Causes of Belly Fat

Belly Fat: Why You Have It and How to Lose It

You probably don’t want to hear this but...

Belly fat is a gift from nature in a way because it gets our attention.  Case in point: you’re reading this blog post.  Now before you get mad at me and close your browser, we gotta have a talk because it's actually a matter of life and death.

 A large waistline is a warning sign that the body is not using carbohydrates efficiently, thus it is storing the excess as fat.  You may feel like the fat is unsightly, but if you go beyond pure vanity, you can start to treat the underlying problems while shrinking your waistline in the process.  

The #1 contributor to belly fat 

Now this blog post title was not a trick to bait you.  I actually have a solution for you.  If you want to lose belly fat, you have to do this:  cut out the starch. 

I know what you're thinking - come on now Sunshine, you already want me to go vegan, and now you want to take away my fries too???  Yes! This is important even if you don't have a lot of belly fat to lose, and here's why.

"Starch is a binder. It is what links two unequal chemicals... starch is not a food!  Starch is a chemical." 

Our ancestor Dr. Sebi warned us of the dangers of starch.  But what exactly is starch, and what’s so bad about it?  

Starch is a white, odorless substance that occurs naturally in plant tissues.  It is a type of carbohydrate.  Starch is also referred to as a complex carbohydrate since it is made up of long chains of sugar molecules.

Starchy foods include peas, corn, potatoes, yams, and legumes.  While starch does occur in nature, there are man-made or processed foods that contain concentrated amounts of starch beyond what is found in nature.  Breads,  pasta, rice and other grains are processed foods that are very high in dietary starch.  And guess what? During digestion we make our body work extra hard to break down these starches.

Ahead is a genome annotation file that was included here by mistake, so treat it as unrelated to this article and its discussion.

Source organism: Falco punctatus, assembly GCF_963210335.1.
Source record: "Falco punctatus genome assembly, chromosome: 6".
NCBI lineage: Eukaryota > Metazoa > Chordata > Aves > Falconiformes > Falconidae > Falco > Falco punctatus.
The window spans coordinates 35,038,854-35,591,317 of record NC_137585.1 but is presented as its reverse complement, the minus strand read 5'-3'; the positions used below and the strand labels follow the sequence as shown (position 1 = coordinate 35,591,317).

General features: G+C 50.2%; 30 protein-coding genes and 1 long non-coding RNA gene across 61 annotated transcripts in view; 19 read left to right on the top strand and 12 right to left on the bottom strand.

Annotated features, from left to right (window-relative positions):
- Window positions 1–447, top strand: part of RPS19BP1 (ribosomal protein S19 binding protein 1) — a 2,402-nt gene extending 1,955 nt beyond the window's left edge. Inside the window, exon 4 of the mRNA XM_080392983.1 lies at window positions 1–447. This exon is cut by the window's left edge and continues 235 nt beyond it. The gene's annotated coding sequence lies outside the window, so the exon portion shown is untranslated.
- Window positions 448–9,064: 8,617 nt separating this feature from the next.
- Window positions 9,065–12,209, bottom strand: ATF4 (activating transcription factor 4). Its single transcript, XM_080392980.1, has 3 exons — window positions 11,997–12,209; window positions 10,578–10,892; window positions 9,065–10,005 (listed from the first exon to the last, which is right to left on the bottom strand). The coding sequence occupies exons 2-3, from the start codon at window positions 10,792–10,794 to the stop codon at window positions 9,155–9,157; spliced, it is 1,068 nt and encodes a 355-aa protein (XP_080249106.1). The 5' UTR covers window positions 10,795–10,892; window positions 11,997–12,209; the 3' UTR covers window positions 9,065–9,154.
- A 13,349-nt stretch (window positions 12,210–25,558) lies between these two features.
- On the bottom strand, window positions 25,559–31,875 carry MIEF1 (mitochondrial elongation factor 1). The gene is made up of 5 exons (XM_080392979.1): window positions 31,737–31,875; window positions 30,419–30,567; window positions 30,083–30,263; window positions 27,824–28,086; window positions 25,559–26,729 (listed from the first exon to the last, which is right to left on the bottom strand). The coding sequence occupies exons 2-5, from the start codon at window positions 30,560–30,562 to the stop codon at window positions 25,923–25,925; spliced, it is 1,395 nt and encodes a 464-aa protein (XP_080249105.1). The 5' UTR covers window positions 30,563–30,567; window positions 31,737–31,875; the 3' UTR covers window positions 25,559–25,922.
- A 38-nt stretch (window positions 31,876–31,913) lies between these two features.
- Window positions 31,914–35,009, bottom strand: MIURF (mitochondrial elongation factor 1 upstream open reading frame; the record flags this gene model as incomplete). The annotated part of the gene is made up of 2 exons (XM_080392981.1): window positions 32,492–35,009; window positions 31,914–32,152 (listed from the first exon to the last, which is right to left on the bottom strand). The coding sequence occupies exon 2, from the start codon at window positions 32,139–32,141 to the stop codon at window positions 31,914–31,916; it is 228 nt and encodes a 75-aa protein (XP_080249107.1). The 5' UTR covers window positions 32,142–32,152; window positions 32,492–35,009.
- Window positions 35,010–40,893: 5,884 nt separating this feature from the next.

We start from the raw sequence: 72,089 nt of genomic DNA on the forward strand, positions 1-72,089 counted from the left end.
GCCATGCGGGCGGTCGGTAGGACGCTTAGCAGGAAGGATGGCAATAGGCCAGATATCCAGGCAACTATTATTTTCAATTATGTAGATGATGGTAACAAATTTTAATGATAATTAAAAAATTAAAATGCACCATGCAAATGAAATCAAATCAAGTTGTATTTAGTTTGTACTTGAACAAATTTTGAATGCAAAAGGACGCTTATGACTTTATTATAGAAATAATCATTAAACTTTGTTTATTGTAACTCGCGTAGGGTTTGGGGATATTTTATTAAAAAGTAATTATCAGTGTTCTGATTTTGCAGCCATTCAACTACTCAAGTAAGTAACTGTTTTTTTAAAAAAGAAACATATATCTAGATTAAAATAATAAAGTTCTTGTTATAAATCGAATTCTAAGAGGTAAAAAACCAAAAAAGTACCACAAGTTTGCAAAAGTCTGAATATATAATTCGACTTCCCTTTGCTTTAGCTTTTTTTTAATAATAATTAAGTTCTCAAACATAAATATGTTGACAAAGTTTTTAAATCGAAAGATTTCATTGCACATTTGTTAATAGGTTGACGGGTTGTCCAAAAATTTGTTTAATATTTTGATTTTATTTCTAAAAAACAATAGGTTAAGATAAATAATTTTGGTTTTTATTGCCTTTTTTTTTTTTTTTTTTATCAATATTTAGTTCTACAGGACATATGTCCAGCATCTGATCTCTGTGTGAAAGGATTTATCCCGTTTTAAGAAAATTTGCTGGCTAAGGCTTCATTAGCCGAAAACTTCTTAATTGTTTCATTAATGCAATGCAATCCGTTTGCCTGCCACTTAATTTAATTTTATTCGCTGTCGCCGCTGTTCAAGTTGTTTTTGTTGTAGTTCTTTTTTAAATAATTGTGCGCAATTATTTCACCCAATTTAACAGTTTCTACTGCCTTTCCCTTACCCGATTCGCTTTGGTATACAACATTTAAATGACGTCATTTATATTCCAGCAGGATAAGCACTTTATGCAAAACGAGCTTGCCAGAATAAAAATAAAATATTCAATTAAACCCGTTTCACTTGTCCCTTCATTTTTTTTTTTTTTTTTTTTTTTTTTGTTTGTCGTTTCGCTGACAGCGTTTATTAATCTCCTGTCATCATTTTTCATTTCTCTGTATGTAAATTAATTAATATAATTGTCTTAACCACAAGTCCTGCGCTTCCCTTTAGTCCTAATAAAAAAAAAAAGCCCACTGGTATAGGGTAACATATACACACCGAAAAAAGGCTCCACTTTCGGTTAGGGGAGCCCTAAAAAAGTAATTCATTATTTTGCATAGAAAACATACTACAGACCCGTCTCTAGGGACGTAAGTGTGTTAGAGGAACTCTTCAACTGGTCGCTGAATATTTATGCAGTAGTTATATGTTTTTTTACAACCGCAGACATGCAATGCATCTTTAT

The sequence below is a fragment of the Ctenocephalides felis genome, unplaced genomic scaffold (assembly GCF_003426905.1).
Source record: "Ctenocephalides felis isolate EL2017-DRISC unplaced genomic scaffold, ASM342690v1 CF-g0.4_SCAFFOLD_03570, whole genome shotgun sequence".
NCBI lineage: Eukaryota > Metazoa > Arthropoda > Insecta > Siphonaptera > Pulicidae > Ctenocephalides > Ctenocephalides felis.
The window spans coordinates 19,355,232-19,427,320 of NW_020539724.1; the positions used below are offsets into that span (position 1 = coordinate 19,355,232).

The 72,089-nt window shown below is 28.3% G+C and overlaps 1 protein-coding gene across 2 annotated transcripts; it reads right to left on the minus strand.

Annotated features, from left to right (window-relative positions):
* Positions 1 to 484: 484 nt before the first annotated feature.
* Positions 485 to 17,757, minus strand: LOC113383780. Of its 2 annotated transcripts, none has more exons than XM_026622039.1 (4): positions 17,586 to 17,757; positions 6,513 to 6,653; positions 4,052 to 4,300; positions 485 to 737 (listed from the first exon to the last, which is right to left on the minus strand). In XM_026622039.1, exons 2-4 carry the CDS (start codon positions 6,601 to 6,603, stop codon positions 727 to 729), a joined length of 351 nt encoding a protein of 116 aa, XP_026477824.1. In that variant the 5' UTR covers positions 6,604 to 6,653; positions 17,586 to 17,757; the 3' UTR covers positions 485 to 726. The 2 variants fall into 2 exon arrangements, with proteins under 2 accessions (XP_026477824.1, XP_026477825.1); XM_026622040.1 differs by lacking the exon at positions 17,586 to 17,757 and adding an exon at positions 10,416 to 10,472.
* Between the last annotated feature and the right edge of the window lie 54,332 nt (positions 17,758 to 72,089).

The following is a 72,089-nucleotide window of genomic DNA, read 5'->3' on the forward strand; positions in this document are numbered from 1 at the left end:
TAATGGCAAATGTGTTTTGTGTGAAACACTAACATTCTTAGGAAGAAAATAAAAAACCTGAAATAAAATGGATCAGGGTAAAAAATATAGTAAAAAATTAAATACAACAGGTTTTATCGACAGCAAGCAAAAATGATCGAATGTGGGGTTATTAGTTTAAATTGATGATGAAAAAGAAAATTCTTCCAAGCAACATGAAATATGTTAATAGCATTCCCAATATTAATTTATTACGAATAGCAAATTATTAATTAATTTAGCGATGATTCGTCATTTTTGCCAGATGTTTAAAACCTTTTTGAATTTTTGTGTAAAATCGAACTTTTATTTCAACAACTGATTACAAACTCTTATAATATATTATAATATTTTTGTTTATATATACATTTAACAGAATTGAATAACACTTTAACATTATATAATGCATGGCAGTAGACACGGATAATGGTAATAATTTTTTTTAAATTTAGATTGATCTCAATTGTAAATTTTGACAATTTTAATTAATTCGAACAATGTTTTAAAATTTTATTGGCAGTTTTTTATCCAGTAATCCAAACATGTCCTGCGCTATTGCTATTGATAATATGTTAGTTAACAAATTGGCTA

A Recipe for Diabetes

Complex carbs have to be broken down into simple carbohydrates and metabolized or processed by the pancreas.  From there, the blood transports these newly converted sugars to the liver.  When you eat an abundance of starchy foods, not only do your organs have to go into overdrive to break down and process the complex carbs, but your blood glucose (sugar) levels also spike.  

The pancreas produces a hormone called insulin.  Insulin is like a key that unlocks your cells so that sugar can enter and be used as energy.  Well when you have too much sugar floating around in your system, your cells start to ignore the signals from insulin because they don’t need the sugar.  This is called insulin resistance.  

When your body is insulin resistant, the pancreas starts to produce more and more insulin.  Eventually your pancreas gets worn out and is no longer able to manage all of the sugar in the blood.  This is how diabetes occurs in some people.  In others, insulin resistance will lead to heart attack, stroke, and even cancer.  The body’s defenses are lowered because of this ongoing battle with sugar.  

Warning Signs

Some early signs of spiked blood sugar include: fatigue, headaches, frequent and dark urination, thirst, blurred vision, and trouble concentrating. Over time, this leads to increased belly fat, vaginal and skin infections, nerve damage, erectile dysfunction, constipation, and damage to your eyes, kidneys , and liver.  

Five things you can do right away to prevent or reverse these issues are: 

1 Reduce your intake of starchy foods

2 Drink more water

3 Make sure you are getting enough vitamins and minerals

4 Detox daily and cleanse seasonally

5 Exercise regularly

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